This historical post card of Blue Ledge in Strong, circa 1905, shows the area where archaeological digs in recent years will be explored at the Strong Historical Society’s October meeting.

STRONG — The Strong Historical Society is inviting the public to travel back 8,000 years to explore archaeological findings near Blue Ledge, a well known rock formation along the Sandy River in Strong.

The society will meet at 79 Main St. on Wednesday, Oct. 2, and, as always, the meeting is open to all. The evening will begin at 5 p.m. for browsing the home, continue at 6 for a potluck dinner (bring a dish), then at 7 p.m. move to the evening’s presentation followed by a short business meeting.

The guest speaker will be John Mosher, who oversaw archaeological investigations conducted by the Maine Historic Preservation Commission in Strong in 2014 and 2015. Mosher is a staff archaeologist with the Maine Historic Preservation Commission. The Maine legislature created the MHPC in 1971 to preserve the architectural, historic and environmental heritage of the people of Maine and to develop and promote the cultural, educational and economic benefits of the resources.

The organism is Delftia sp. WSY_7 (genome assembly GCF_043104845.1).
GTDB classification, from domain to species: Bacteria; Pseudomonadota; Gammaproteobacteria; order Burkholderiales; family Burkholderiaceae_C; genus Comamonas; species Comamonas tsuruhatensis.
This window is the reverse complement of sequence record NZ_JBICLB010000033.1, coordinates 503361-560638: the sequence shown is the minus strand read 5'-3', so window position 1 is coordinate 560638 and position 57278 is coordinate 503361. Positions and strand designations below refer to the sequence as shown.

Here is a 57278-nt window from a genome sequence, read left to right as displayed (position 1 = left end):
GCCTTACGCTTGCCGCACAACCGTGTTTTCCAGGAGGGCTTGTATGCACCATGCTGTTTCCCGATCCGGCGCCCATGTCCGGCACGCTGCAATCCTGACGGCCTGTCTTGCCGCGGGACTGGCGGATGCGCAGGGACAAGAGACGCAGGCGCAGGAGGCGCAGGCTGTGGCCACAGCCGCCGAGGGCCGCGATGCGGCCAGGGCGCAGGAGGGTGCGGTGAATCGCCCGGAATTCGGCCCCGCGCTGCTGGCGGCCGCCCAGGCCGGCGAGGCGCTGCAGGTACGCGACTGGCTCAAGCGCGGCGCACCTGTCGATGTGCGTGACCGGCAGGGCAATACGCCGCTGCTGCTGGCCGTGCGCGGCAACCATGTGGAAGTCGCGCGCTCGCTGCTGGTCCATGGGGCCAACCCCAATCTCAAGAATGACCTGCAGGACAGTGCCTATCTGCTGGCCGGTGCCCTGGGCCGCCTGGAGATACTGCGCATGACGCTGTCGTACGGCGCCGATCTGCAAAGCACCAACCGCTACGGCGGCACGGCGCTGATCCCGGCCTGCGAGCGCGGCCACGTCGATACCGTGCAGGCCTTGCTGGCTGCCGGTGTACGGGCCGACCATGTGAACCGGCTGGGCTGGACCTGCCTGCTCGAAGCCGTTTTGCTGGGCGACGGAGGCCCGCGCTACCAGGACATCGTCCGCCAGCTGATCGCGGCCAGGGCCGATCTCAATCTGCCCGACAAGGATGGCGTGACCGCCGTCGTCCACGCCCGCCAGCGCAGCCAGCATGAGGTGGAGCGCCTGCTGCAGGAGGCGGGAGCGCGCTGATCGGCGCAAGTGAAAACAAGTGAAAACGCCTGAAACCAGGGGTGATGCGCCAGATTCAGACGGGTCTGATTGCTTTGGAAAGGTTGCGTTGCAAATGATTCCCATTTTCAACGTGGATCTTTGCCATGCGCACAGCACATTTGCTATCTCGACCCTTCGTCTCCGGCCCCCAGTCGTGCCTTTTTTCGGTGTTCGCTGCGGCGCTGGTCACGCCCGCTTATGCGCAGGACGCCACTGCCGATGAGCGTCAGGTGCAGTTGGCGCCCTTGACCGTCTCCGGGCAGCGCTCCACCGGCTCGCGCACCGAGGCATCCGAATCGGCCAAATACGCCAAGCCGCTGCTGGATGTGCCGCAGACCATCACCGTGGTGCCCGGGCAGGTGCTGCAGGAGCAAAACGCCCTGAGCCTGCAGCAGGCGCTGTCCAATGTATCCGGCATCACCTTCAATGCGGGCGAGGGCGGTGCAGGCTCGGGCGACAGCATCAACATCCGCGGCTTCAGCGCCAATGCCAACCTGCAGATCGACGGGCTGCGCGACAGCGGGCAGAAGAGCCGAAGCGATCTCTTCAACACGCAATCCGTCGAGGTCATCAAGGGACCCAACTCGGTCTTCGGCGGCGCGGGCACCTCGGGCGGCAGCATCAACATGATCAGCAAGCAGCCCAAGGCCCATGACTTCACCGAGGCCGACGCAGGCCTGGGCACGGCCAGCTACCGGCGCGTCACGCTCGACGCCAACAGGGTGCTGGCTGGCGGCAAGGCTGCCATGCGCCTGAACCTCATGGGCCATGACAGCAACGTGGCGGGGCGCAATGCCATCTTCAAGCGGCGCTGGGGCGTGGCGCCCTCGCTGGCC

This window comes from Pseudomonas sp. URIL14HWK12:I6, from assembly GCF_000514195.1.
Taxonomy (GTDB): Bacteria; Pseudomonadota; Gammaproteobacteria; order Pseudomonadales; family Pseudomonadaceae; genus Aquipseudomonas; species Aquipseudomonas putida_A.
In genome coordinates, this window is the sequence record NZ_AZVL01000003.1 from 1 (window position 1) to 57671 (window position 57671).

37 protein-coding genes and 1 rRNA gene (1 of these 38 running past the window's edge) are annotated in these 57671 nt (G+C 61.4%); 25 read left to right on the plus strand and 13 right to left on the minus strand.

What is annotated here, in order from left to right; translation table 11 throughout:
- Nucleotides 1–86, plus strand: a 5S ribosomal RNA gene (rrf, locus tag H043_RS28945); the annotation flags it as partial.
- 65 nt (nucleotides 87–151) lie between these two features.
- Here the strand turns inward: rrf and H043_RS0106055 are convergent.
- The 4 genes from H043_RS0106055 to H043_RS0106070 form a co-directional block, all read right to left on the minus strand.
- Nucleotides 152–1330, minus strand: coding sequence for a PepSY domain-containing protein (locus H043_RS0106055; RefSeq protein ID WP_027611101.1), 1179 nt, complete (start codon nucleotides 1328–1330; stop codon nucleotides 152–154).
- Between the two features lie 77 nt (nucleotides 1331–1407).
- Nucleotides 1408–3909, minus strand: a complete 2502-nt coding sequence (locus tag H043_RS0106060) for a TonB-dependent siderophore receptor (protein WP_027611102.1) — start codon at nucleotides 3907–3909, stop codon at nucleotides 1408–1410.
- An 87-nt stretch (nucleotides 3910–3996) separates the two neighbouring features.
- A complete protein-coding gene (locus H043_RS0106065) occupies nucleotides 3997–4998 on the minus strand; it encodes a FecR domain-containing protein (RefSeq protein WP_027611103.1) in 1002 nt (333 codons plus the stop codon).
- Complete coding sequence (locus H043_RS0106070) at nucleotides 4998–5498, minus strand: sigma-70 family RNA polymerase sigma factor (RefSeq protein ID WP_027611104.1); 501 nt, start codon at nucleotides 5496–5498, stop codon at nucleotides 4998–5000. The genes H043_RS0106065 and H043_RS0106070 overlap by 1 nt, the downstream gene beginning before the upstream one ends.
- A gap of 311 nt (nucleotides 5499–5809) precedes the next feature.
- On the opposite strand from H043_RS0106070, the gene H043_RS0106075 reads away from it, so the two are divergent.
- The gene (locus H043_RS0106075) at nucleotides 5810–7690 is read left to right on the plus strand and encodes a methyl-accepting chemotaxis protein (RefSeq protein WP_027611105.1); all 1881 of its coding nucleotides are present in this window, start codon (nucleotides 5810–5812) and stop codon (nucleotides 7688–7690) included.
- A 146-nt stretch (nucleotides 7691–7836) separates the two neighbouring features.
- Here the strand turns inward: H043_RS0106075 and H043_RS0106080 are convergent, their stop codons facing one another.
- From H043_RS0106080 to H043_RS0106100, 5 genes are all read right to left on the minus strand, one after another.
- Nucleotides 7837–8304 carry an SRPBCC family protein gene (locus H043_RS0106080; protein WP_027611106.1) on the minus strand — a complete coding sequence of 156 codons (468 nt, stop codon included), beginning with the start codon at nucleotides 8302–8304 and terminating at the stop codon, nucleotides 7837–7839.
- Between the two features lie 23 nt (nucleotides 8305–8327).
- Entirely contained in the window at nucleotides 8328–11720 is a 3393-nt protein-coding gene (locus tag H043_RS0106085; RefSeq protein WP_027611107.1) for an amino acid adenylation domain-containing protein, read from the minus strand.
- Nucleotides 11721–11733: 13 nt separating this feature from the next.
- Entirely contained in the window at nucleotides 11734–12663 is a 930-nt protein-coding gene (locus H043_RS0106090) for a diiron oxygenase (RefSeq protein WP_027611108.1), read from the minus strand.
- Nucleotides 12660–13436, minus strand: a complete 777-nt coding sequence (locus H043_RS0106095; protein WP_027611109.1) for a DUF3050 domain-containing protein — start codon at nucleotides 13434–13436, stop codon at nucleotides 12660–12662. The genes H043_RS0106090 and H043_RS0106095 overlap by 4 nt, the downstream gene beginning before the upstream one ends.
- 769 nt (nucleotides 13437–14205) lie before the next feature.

Mosher has close ties to Strong: his grandmother, Faye Mitchell Stansfield, was born and raised in the house her father built in the village.

The program will explore the findings of three artifact concentrations: first, the cobbles from the river bank, which were the choice raw materials used to make spear points; second, situated behind “Inscription Rock,” buried soils from colluvial wash with evidence of spear point production 8,000 years ago; and third, stone tool-making where Native Americans produced primarily thick, steep-bitted quartz scraping tools.

Overflow parking is available at the Nazarene Church across the street.

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